Another Way Newspapers Are Failing Us

The decline of American newspapers is a sad thing to watch, especially for those of us who were trained to go into an industry we had the impression would be around at least until our retirement.

Well, that pipedream is gone, and along with amazing shrinking staffs and lighter-weight content, there is the item of newspaper hats.

This weekend, as part of the fabulous Hobart Porch Festival, only the second annual occasion on our long residential street in Northwest D.C., I offered to teach how to fold newspaper hats as part of the other food, crafts and performances offered on dozens of participating porches.

My aim was not to make those easy triangular pirate-style hats that everybody knows how to do (don’t they?). I’m talking those complicated, cool-looking square topped hats that pressmen used to wear to protect them from random ink splatter. I knew I could find a video on YouTube that would teach me in a way that even I could understand and I’d be on my way.

What I hadn’t counted on was the amazing shrinkage of the newspaper.

In addition to cutting staff, newspapers have been regularly cutting an inch off the edges of papers every few years — as if people wouldn’t notice — while still charging the same amount to subscribers, newsstand customers and advertisers, for whom a full page ad was now a distorted four inches thinner. Lay a current issue of one The Hartford Courant over one from a decade or two ago and the difference is almost comical if it weren’t so sad. It’s barely 11 inches wide now; the tabloid sections are practically square.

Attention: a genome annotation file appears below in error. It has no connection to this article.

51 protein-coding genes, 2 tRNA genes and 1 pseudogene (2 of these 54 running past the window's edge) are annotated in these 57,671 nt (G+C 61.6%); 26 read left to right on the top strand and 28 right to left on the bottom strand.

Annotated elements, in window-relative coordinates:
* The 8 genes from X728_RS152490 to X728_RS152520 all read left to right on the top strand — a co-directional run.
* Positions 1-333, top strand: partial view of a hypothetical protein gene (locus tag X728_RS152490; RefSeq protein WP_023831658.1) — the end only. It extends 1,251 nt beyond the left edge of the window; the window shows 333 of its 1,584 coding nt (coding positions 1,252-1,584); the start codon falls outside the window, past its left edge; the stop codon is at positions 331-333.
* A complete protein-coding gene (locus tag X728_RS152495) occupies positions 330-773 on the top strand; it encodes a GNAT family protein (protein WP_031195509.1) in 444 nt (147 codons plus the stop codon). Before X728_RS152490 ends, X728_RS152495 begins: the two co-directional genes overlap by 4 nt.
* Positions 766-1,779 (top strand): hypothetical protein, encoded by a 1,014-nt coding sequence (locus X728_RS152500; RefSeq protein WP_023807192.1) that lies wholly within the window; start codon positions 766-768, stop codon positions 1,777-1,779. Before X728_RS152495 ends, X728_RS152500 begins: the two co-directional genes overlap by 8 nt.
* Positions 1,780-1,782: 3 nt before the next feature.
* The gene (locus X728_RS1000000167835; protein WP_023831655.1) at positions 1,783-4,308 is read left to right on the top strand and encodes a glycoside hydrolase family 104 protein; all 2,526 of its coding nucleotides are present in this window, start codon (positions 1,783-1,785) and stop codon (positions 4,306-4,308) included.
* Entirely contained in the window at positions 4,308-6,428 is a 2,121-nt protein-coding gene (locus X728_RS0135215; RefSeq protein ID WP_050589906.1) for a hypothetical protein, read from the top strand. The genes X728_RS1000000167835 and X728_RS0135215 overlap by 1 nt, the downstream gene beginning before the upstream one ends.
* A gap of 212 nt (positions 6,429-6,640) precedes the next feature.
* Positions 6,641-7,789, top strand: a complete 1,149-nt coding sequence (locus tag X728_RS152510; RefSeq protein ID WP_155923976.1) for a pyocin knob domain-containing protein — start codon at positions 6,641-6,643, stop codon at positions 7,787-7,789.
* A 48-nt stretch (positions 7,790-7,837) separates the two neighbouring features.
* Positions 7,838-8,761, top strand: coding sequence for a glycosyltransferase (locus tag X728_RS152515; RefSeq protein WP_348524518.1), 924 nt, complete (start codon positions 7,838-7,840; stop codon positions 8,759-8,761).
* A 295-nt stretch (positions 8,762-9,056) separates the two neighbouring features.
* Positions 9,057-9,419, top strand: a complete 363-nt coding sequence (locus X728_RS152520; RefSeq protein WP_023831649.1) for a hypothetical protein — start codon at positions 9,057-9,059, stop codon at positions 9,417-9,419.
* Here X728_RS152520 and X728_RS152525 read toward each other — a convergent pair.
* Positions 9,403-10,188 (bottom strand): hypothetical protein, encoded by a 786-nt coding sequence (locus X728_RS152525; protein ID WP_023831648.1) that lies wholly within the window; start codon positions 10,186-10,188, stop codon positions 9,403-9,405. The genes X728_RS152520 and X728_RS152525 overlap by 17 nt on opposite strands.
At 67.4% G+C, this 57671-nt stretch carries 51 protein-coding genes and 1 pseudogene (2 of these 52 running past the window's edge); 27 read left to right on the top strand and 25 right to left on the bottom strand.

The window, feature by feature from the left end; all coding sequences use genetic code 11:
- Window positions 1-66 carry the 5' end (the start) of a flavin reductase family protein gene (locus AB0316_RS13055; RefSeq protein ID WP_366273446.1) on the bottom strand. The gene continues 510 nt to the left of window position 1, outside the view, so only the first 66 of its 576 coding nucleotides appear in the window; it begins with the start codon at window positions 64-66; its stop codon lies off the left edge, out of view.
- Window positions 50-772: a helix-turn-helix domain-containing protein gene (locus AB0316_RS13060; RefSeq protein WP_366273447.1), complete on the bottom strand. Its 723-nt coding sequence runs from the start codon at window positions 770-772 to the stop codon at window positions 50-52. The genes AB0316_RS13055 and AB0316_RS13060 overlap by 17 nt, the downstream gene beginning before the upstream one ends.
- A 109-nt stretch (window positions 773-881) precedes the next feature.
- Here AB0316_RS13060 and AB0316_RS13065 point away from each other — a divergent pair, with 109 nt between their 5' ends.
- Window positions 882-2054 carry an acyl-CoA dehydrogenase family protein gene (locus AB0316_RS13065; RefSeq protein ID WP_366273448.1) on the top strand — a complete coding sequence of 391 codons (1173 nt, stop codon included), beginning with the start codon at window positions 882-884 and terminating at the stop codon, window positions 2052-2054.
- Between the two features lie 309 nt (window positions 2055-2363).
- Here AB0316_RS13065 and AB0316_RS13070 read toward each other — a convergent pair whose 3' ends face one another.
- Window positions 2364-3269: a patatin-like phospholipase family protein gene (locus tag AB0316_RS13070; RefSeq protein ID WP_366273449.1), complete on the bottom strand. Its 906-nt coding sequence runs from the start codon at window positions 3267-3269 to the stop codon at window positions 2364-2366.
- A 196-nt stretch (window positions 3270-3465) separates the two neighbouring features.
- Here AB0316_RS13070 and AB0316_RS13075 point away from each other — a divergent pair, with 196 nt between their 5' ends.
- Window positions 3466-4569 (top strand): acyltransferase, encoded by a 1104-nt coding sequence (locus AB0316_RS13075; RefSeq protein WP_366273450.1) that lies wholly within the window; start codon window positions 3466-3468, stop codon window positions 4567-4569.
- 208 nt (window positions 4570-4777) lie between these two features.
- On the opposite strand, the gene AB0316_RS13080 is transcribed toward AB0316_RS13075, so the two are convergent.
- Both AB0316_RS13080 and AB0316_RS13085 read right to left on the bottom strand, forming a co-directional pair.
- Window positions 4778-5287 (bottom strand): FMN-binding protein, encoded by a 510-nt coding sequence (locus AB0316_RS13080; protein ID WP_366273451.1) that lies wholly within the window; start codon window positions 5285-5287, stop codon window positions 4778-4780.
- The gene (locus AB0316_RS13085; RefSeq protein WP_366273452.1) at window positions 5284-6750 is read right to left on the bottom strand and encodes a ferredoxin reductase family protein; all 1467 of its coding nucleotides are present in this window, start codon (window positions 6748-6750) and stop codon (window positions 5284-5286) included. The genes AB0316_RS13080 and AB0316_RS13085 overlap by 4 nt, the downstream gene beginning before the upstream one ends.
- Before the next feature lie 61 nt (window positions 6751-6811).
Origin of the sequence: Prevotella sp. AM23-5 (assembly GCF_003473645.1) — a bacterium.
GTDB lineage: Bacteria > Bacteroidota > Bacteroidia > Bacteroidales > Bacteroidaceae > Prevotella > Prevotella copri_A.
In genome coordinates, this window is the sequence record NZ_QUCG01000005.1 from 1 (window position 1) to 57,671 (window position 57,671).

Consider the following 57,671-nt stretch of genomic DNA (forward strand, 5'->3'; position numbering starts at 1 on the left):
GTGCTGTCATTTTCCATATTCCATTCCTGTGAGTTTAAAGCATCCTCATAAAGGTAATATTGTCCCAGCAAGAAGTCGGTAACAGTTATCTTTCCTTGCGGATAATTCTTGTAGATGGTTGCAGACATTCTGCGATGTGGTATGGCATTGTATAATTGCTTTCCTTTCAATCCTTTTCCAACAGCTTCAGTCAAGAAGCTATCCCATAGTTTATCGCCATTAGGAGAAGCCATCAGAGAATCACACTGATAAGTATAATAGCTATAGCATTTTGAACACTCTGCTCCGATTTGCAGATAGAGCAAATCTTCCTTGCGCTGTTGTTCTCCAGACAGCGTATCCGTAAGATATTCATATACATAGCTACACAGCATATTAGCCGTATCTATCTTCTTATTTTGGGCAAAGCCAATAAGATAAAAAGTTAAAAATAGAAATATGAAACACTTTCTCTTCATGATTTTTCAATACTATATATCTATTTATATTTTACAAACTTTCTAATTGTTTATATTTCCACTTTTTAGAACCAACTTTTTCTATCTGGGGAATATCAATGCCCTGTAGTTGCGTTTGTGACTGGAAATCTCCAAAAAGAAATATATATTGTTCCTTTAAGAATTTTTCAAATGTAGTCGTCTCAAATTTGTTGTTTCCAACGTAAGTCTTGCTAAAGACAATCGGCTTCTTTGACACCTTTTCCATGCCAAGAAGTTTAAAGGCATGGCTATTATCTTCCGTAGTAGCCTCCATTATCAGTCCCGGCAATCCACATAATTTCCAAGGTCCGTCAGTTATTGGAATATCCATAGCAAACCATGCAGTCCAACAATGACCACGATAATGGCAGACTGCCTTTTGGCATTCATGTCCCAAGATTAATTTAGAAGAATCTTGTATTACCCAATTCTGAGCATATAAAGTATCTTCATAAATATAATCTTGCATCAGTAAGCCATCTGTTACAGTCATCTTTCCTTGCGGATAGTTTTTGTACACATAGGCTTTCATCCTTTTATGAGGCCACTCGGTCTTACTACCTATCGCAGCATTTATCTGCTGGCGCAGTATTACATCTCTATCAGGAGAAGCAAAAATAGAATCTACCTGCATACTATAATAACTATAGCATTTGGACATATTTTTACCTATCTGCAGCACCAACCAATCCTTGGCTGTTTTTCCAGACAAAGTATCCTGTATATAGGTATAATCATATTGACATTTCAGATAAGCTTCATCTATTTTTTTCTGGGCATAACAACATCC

Even the esteemed papers to which I now subscribe, the New York Times and the Washington Post, have been guilty of such trimming, to about 12.5 inches from an industry standard of about 15 decades ago, because less newsprint means lower costs. The result is that we’re obviously not getting as much news on our front pages (or inside).

But as well: we can no longer can you make a decent newspaper hat out of them anymore either.

The method for making both styles of hat is to fold a four-page sheet down from its spine to form a triangle. Once that’s done, it used to be, you’d have the necessary two inches or so on the bottom to fashion the brim that would hold the thing together. Fold a triangle now and you’ve got nothing left down there.

Lest you’re left to use tape (and that would be cheating), you have to fold your ends toward the middle on angles, but not so they meet in the middle. No longer do you have a point on the top but a flat space that will allow some room to play with at the bottom. Even so, it takes a little extra folding and messing around before you fit it into an approximation of a box.

So the fine citizens of Hobart Street who accepted our handmade millenary goods — and those who sat and learned to make their own — were able to wear their squared off newspaper hats up the street, to hear music, participate in tie-dying or large-scale expressionist painting or consume a variety of good food and drink for a while. But after a couple of hours, I noticed that few people kept wearing them.

Had fashion whims changed so quickly? Did they clash with the Mardi Gras beads? Were people only humoring me that they’d wear it in the first place?

More likely their hats had unfolded by themselves, abandoning the public in its sartorial need just as its diminished editorial product has failed its citizenry.

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